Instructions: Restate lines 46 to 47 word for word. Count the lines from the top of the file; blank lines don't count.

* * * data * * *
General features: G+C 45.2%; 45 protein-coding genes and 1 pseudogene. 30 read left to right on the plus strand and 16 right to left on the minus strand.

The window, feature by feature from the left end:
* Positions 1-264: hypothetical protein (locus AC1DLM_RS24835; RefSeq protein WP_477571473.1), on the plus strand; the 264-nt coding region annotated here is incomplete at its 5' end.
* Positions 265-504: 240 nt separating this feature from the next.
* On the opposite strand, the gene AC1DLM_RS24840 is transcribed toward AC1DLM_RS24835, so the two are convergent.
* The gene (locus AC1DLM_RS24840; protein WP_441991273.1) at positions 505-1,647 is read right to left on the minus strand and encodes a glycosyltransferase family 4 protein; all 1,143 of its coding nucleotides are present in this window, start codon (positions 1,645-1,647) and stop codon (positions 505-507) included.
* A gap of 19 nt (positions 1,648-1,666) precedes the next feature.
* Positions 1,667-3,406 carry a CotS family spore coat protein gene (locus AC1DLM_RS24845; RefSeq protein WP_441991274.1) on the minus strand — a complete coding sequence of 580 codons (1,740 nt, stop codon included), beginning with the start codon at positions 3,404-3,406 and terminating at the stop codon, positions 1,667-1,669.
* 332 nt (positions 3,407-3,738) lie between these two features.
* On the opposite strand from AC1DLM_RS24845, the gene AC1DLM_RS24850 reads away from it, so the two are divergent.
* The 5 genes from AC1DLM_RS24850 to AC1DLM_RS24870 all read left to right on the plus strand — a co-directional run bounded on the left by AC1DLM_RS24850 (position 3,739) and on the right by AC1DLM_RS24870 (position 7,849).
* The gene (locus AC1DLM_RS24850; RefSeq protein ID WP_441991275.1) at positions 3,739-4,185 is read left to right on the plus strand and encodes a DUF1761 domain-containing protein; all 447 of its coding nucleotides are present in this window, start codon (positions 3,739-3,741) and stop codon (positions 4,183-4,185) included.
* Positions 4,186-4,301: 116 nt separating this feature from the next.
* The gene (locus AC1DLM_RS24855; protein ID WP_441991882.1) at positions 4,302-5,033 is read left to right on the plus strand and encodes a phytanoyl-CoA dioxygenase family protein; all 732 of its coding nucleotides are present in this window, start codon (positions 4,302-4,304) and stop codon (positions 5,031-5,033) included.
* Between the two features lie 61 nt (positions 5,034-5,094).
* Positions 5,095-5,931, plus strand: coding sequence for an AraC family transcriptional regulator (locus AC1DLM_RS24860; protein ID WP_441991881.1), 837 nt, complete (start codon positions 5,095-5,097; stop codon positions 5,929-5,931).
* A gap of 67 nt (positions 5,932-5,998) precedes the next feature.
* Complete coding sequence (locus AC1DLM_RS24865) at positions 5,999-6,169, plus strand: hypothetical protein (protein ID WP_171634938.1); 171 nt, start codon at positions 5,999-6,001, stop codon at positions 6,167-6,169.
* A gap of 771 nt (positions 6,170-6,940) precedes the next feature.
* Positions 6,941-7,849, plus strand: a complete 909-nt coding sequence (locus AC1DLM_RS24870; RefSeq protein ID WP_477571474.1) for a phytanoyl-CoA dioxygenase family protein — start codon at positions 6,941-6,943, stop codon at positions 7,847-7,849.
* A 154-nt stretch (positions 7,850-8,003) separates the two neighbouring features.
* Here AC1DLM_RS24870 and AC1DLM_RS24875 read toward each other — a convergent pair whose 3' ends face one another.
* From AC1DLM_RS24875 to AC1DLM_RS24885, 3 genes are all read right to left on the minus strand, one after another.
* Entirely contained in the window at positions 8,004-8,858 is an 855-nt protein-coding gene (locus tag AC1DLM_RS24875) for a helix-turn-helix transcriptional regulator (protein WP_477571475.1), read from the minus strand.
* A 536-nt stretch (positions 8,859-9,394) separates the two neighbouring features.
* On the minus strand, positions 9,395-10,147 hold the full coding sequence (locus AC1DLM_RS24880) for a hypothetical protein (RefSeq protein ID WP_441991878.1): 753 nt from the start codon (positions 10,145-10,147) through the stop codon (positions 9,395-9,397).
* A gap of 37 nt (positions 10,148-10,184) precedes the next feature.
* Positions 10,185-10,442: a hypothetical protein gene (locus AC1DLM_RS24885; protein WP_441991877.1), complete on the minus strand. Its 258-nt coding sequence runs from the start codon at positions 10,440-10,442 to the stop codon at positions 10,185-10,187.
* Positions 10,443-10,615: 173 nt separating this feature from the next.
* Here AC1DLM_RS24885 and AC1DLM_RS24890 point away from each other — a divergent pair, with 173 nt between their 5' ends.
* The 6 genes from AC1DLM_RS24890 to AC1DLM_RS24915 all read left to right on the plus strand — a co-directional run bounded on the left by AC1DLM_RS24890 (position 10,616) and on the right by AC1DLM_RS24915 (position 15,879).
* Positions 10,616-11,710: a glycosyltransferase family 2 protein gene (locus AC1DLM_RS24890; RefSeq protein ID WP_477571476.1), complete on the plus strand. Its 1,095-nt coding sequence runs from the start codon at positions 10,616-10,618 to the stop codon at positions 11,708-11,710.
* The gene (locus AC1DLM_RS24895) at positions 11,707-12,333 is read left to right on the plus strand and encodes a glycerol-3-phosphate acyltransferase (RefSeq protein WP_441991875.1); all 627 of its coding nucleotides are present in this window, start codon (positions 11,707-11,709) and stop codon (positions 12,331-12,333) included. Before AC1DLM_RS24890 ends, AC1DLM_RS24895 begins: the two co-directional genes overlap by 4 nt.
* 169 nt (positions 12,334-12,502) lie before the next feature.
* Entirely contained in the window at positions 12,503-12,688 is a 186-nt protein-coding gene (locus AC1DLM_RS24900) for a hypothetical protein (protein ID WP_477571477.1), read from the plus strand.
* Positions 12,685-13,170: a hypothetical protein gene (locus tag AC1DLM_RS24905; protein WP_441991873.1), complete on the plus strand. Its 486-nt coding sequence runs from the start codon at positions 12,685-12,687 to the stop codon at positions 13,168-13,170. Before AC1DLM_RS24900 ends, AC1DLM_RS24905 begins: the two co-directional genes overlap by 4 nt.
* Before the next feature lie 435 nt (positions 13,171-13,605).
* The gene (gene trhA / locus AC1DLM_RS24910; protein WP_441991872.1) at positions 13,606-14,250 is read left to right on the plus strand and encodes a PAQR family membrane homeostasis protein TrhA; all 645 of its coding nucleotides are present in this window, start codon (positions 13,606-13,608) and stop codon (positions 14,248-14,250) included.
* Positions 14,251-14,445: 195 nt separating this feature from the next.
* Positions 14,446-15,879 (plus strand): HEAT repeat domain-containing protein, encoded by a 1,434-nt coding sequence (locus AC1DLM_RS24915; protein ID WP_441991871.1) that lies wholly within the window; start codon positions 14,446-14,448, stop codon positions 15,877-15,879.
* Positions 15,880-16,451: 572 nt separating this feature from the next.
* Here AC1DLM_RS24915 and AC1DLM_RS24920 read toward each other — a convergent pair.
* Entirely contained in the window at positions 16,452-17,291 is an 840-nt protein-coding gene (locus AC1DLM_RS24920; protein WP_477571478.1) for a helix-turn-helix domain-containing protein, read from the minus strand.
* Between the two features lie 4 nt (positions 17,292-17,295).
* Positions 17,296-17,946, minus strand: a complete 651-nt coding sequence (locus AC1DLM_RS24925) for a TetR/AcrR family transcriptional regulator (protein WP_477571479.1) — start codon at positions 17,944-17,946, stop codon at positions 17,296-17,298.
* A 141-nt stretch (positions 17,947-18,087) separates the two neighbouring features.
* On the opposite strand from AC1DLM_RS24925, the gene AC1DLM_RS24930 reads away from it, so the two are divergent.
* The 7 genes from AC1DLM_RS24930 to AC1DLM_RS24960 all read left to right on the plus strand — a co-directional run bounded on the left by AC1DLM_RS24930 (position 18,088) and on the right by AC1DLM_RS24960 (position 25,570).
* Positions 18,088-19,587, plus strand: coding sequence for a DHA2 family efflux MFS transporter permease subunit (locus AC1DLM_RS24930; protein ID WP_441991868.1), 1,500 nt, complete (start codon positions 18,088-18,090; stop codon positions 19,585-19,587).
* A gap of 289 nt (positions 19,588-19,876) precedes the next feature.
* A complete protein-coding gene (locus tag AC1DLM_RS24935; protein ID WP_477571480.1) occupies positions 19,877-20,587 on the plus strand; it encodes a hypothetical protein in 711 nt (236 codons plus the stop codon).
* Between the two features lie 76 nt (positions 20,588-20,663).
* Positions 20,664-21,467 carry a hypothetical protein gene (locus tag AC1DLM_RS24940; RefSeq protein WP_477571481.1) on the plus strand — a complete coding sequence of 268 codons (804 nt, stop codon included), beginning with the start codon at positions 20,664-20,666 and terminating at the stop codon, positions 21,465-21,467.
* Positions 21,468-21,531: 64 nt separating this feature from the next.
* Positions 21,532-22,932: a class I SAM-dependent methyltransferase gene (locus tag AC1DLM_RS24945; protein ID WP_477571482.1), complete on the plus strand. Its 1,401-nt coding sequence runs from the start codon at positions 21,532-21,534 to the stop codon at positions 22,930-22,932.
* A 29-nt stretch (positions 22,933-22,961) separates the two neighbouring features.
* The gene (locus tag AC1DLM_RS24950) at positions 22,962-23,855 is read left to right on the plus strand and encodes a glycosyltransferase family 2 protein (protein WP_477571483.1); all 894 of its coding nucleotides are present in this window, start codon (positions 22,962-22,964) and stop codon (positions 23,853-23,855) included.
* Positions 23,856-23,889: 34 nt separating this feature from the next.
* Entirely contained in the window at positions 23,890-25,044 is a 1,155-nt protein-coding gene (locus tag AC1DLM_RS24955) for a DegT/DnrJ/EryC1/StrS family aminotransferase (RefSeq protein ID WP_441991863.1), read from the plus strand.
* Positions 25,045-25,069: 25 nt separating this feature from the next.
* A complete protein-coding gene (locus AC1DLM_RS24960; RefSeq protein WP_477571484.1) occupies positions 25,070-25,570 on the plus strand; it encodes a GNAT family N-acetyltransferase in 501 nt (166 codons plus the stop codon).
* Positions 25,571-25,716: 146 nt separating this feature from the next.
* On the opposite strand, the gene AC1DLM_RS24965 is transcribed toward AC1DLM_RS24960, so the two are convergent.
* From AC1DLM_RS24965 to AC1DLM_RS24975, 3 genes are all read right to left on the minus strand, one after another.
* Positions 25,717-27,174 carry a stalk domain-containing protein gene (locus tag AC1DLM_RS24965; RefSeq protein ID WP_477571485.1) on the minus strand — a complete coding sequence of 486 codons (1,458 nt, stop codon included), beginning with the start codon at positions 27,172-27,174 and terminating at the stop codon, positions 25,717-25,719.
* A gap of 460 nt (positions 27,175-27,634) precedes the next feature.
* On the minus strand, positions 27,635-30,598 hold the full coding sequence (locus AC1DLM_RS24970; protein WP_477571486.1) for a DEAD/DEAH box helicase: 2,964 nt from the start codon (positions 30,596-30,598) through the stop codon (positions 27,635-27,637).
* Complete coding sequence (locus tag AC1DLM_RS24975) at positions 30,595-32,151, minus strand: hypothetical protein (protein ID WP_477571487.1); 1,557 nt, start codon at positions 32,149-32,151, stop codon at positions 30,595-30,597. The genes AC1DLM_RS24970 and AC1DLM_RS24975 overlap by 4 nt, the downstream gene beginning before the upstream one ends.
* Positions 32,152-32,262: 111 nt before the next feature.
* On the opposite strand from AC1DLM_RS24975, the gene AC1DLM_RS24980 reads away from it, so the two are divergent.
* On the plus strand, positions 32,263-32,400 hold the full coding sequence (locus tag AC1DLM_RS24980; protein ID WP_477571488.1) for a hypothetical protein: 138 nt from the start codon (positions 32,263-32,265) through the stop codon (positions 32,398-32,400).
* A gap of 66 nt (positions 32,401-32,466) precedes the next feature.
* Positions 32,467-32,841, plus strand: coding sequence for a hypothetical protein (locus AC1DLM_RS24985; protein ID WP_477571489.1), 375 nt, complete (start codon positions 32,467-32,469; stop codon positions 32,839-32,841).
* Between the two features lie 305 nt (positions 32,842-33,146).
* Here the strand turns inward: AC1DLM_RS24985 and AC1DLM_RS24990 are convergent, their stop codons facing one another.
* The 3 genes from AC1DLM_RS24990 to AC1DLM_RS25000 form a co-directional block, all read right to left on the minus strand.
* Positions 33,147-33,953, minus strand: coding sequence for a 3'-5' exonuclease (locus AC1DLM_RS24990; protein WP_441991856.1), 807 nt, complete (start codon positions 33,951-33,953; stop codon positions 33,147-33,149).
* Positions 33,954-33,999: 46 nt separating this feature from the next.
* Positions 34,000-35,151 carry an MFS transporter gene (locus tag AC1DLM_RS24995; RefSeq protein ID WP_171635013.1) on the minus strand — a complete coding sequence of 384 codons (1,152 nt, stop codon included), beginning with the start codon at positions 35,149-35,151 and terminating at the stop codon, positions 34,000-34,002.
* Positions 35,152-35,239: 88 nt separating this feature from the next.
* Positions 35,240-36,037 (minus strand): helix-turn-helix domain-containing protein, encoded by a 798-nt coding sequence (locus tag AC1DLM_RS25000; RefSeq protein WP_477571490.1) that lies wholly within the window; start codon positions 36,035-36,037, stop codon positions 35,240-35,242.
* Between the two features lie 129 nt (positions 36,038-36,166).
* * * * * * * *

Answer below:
* A 141-nt stretch (positions 17,947-18,087) separates the two neighbouring features.
* On the opposite strand from AC1DLM_RS24925, the gene AC1DLM_RS24930 reads away from it, so the two are divergent.